Meridian Reads: Iran (again), North Korea and the environment

Photo Credit: CNBC


There’s only a few days left before the holiday weekend, Meridian Readers. Hang in there. You got this. Now, let’s chat about diplomacy.

Iran slams new US sanctions, says they mean end of diplomacy

Publication: CNBC | From The Associated Press GP: Iran's President Hassan Rouhani 190516

  • We know we talked about Iran last week, but tensions between the U.S. and the Middle Eastern country haven’t eased.
  • On June 24, President Trump hit Iran with new sanctions against Ayatollah Ali Khamenei and his associates. U.S. officials also said they planned sanctions against Iranian Foreign Minister Mohammad Javad Zarif. Yikes.
  • Who’s not so thrilled about these targeted sanctions? A lot of people. But especially the Foreign Ministry.
    • “The fruitless sanctions on Iran’s leadership and the chief of Iranian diplomacy mean the permanent closure of the road of diplomacy with the frustrated U.S. administration,”  Iranian Foreign Ministry spokesman Abbas Mousavi  said.
  • Washington says the measures, however harsh, were taken to discourage Tehran from developing nuclear weapons and supporting militant groups. They come just a week after Iranian forces downed a $100 million U.S. surveillance drone.
  • Wondering what exactly these sanctions do?
    • Basically, they deny senior Iranian military figures access to financial resources and block their access to any financial assets they have under U.S. jurisdiction. Ouch.
  • What’s next? U.S. National Security Adviser John Bolton says American diplomatic representatives are surging across the Middle East looking for a path to peace, but Iran has been silent in response.
  • We’re not sure what’s to come, but we’re pretty sure we aren’t done seeing Iran in the news. Stay tuned.

Did Xi Jinping’s Pyongyang visit restart denuclearization diplomacy?

Publication: The Washington Post | By Carla P. Freeman

  • Chinese President Xi Jinping’s visit to Pyongyang may have breathed new life into diplomacy on North Korean denuclearization. So, that’s good news.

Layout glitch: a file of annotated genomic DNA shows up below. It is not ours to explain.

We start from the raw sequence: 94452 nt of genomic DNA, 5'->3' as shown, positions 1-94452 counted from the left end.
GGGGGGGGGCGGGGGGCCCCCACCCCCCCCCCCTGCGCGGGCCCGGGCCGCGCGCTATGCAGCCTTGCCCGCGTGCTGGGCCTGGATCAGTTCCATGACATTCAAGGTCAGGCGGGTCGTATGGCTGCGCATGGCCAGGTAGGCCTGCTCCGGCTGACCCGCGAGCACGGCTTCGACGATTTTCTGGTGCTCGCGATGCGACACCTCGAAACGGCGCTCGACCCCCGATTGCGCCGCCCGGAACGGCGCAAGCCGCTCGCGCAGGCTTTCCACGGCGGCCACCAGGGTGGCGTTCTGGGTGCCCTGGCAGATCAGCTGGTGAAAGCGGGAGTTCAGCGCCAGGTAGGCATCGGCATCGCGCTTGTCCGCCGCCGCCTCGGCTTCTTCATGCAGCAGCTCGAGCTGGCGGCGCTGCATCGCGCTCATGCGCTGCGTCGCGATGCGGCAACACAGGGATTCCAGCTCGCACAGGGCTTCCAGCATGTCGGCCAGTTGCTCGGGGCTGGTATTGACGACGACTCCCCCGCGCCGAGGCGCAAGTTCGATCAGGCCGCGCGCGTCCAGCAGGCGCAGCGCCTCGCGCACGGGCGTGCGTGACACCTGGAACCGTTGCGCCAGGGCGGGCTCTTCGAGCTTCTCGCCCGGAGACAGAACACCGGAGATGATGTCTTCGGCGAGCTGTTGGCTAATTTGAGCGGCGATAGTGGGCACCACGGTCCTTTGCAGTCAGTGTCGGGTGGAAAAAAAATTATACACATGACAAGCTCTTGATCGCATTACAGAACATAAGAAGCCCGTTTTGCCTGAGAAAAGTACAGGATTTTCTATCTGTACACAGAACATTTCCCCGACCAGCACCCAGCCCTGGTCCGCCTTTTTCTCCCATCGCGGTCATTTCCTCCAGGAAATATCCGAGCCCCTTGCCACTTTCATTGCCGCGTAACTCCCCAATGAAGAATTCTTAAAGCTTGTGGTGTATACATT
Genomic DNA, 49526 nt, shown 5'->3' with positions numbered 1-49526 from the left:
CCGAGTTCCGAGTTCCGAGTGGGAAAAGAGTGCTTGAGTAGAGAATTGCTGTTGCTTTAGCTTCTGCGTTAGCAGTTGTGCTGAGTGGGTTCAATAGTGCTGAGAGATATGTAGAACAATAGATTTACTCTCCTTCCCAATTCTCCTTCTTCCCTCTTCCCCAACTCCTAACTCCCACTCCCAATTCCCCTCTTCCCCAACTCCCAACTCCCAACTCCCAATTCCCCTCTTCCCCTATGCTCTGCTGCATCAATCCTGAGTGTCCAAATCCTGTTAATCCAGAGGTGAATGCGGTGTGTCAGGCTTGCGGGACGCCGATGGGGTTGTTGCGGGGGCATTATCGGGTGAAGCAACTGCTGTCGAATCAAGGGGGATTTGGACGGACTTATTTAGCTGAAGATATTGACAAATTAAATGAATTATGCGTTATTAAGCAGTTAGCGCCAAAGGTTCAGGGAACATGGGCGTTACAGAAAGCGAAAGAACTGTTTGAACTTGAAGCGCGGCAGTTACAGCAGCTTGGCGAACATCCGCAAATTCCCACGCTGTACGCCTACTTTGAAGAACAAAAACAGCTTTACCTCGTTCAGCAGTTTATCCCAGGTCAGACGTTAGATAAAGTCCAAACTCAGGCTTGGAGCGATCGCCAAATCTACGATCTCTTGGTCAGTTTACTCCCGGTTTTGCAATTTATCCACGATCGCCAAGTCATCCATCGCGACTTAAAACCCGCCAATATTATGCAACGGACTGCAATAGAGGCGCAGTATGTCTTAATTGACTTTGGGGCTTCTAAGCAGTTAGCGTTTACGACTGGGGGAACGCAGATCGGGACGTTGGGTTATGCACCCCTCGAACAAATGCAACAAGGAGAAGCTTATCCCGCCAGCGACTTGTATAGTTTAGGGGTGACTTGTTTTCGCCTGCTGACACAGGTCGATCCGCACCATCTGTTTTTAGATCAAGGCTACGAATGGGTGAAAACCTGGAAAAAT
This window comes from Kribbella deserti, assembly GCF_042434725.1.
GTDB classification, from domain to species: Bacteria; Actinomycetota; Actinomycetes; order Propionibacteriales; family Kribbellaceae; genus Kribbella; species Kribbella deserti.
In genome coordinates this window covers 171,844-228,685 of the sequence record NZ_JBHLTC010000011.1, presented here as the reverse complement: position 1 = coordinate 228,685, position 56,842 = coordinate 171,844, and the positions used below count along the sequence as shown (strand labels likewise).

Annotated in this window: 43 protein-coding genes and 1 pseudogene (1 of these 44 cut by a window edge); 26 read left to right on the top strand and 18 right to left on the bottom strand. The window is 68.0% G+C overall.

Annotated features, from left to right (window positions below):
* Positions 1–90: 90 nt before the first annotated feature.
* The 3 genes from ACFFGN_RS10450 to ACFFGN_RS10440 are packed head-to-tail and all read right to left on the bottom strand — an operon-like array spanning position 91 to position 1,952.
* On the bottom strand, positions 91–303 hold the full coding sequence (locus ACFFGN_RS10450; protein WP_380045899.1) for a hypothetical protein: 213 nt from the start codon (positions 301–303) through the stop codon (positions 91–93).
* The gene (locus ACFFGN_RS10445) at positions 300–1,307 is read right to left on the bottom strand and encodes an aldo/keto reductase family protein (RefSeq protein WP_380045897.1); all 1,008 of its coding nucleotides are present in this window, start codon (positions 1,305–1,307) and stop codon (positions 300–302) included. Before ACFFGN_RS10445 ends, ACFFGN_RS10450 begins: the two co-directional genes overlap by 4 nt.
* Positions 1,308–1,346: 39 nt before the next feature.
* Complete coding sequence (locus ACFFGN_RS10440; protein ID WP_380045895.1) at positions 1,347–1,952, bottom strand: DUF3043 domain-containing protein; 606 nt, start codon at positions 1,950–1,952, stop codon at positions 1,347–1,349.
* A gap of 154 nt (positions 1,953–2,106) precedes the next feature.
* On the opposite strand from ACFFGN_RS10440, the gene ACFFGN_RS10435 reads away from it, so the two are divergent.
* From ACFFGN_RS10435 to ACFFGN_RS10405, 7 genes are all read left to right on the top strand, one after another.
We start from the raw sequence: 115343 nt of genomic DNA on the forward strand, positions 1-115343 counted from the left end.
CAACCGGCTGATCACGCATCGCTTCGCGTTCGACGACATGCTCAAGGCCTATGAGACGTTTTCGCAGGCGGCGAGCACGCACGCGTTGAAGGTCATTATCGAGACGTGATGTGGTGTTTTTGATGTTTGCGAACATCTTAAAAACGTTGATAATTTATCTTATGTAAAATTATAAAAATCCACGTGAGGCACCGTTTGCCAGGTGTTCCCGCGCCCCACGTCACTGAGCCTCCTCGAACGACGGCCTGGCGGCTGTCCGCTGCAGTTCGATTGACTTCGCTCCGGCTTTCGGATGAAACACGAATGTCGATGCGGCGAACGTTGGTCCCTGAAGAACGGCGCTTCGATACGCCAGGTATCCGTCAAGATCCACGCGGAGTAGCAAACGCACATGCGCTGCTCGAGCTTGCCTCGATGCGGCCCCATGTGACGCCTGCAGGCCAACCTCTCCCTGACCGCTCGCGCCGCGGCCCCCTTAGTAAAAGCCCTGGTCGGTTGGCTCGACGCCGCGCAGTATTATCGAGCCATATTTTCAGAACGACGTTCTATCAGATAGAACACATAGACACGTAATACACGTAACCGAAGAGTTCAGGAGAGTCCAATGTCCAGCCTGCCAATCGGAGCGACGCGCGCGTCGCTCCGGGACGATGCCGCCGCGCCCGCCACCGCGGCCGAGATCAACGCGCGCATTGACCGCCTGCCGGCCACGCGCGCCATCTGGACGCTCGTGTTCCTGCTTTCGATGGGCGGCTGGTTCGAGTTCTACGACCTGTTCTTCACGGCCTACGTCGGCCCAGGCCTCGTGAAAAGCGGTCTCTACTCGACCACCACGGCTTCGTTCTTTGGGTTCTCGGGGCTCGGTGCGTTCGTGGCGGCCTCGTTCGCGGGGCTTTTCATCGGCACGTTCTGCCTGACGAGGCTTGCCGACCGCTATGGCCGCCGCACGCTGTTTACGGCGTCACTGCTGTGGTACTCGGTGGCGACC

• Since Xi’s visit to Pyongyang, Trump has now responded to a letter sent by Kim Jong Un – which is the most progress this issue has seen since Trump’s failed talks with the North Korean leader in February.
  • Here’s the skinny on this:
    • The U.S. and China have been locked in an escalating battle over trade and economic policies. Sanctions on North Korea hit Kim loyalists hard… and have further weakened the North Korean economy. The abrupt failure of the Trump-Kim Hanoi summit also blindsided the South Korean leadership and weakened Moon’s political standing at home. Now you’re caught up.
  • Xi and Kim concluded their summit June 21 with a commitment to “close strategic communication” and to strengthen cooperation “in every field.” Fingers crossed those promises are held.

How should education be changed to save the environment?

Publication: Blue and Green Tomorrow | By Annie Qureshi

  • If you haven’t heard, the environment isn’t doing too great.
  • Mongabay author Aditi Tandon states that environmental education must see changes to grow a sustainable future for humanity. Word.
  • Here are some ideas from environmental experts on ways to change education to benefit the Earth:
    • Students need to have a cap on how long they’re indoors each day. Excessive indoor staying detaches children from the beauty of nature, making it undervalued.
    • Image result for earthLessons need to be entertaining and catered to student’s interests.
    • Invest time in the educational process of forming fixed habits and attitudes to the environment, aimed at defending its future well-being.
  • Biggest takeaway? If educators can instill in the next generation the importance of caring for the environment, the Earth might just be okay.